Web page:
Photo by Clara Wolff

The book: In this revised and expanded 20th anniversary edition of the classic book Big Game, Small World (Duke University Press), author Alexander Wolff ’79 analyzes the game of basketball in the broader context of life. The book includes dispatches from 16 countries to understand the history of basketball. This version features updates to each chapter and a new preface where Wolff reflects on the rise of athlete-activists. This loving celebration of basketball explores the history of how the sport grew into a global phenomenon. 

The author: Alexander Wolff ’79 is an award-winning sports journalist. He was a writer for Sports Illustrated for 36 years covering basketball, the Olympics, the World Cup, the World Series, every Grand Slam tennis event, and the Tour de France. He graduated from Princeton with a degree in history and served as a Ferris Professor of Journalism at the University in 2002. He is the author or co-author of seven books including Raw Recruits and The In-Your-Face Basketball Book.


My father is an immigrant who left Germany in 1948 to study chemistry at Princeton. After earning his PhD he took a research job with RCA just outside town. Growing up, I did not toss a baseball with my dad in the backyard. He had broken his nose three times playing field hockey as a schoolboy in Bavaria, and his eagerness to assimilate never overcame a vow to swear off ball games of all types. But our family pediatrician told my American-born mother that, for orthopedic reasons, he preferred basketball to other sports, and my mom channeled doctor’s orders into a subtle encouragement to play hoops.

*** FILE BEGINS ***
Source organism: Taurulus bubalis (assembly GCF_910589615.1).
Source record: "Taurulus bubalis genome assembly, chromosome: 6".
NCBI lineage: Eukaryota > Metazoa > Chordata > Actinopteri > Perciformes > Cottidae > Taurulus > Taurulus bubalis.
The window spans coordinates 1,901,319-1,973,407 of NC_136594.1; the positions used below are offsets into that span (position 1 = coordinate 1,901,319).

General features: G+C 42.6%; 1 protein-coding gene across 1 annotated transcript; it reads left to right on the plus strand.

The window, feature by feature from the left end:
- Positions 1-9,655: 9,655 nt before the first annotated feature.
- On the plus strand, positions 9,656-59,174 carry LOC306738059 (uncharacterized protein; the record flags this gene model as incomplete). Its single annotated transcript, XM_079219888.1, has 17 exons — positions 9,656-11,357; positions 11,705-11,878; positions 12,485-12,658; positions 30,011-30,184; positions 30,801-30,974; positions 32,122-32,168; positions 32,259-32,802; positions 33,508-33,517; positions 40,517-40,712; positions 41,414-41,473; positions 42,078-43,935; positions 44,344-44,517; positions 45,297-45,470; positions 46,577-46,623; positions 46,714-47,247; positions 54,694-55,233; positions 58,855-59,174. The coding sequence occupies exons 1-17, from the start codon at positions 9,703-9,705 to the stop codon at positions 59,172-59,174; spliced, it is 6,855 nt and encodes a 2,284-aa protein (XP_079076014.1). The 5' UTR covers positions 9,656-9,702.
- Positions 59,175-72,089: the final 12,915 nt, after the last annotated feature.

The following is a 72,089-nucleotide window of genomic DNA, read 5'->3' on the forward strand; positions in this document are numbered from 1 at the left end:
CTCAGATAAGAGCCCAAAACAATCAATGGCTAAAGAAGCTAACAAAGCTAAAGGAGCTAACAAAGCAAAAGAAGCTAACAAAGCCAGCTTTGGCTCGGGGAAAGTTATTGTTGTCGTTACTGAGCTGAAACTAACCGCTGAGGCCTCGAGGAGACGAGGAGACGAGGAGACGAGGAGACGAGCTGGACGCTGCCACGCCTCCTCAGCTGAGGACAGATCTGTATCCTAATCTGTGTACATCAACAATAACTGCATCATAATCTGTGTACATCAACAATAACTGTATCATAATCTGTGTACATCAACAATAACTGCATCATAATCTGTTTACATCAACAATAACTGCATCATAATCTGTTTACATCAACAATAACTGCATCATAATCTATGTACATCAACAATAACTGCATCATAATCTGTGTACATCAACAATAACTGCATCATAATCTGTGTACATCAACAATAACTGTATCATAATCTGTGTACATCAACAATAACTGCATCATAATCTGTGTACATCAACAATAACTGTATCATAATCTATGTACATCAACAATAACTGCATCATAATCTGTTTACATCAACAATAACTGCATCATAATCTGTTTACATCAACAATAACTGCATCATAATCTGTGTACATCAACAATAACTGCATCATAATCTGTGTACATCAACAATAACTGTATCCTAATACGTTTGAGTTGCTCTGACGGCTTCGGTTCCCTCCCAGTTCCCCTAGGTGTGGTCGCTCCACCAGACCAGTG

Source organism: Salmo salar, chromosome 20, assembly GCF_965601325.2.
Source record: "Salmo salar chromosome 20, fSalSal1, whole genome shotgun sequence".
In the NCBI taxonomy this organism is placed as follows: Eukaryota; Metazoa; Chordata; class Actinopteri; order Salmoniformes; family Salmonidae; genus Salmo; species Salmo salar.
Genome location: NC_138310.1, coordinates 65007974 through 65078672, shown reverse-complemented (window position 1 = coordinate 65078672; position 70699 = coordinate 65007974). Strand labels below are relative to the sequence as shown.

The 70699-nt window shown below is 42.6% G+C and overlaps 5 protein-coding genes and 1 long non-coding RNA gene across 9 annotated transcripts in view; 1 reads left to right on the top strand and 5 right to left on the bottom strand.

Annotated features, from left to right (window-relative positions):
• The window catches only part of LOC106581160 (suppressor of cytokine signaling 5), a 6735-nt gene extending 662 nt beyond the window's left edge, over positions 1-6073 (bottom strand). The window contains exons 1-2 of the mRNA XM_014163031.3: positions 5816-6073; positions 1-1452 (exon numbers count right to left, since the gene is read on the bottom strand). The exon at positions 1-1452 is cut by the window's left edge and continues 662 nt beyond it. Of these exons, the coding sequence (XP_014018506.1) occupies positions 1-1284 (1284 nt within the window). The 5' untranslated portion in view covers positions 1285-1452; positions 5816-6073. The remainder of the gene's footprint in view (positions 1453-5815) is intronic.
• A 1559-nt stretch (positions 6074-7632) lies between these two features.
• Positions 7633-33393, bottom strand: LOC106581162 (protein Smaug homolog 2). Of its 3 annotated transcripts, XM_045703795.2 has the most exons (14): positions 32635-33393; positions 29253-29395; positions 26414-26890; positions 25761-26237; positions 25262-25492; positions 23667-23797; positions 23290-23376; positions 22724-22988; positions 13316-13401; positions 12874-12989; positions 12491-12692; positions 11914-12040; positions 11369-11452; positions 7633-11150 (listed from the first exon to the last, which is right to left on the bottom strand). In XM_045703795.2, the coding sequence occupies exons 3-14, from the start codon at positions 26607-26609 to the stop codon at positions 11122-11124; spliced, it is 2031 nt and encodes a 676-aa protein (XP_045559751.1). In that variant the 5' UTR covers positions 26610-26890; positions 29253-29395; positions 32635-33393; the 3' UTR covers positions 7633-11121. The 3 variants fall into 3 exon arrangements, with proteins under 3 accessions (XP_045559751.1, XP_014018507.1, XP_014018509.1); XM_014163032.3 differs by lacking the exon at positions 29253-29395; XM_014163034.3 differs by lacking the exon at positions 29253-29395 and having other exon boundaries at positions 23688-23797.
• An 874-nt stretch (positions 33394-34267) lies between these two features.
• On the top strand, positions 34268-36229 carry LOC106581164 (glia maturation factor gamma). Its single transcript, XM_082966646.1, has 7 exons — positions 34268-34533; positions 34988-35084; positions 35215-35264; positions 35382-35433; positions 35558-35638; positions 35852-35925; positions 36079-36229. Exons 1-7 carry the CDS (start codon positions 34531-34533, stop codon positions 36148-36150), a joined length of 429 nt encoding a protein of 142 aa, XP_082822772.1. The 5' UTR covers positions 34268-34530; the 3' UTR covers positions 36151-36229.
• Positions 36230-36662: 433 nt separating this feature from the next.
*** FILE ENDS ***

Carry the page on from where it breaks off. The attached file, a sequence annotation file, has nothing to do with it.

At the same time, Bill Bradley was installing himself as a local hero. He would be written up at great and approving length in the pages of the New Yorker, a publication that held truck in our household. Studious, clean­cut, and churchgoing, Bradley appeared to be wholly admirable, and though my parents were baffled by his devotion to a sweaty game, it seemed to be part of a larger, disciplined approach to life, and for basketball they were prepared to excuse him. One of my earliest memories dates to December 1964, when I was put to bed so my parents could watch Bradley and Princeton hook up with Cazzie Russell and Michigan on TV in the semifinals of the ECAC Holiday Festival. This has stuck in my head, I think, not so much because of my disappointment at missing the game, but because I don’t recall my parents ever again accommodating their lives to a televised sporting event.

As a result of the unlikely status basketball held in our home, my parents hadn’t removed the hoop put over the garage by the previous owners. And so I found myself spending many hours alone beneath it. I played even when the net, rigid from rain and cold, would catch my shot fast, and I’d have to whack the ball free with a broom handle after each basket. Nevertheless, in the act of trying to send a ball through a hoop I found hours of solitary pleasure. At an annual summer carnival in town I discovered that I could sink a shot better than most kids my age. Even after my father left RCA for Xerox and we moved to a suburb of Rochester, New York, I ignored the vogue for ice hockey in our new neighborhood and went on to become a decent high school player on a decent high school team. But I wasn’t good or big enough to play at the summit of the Ivy League. So upon returning to Princeton for college I began covering campus news for the Trenton Times, an evening paper down Route 1.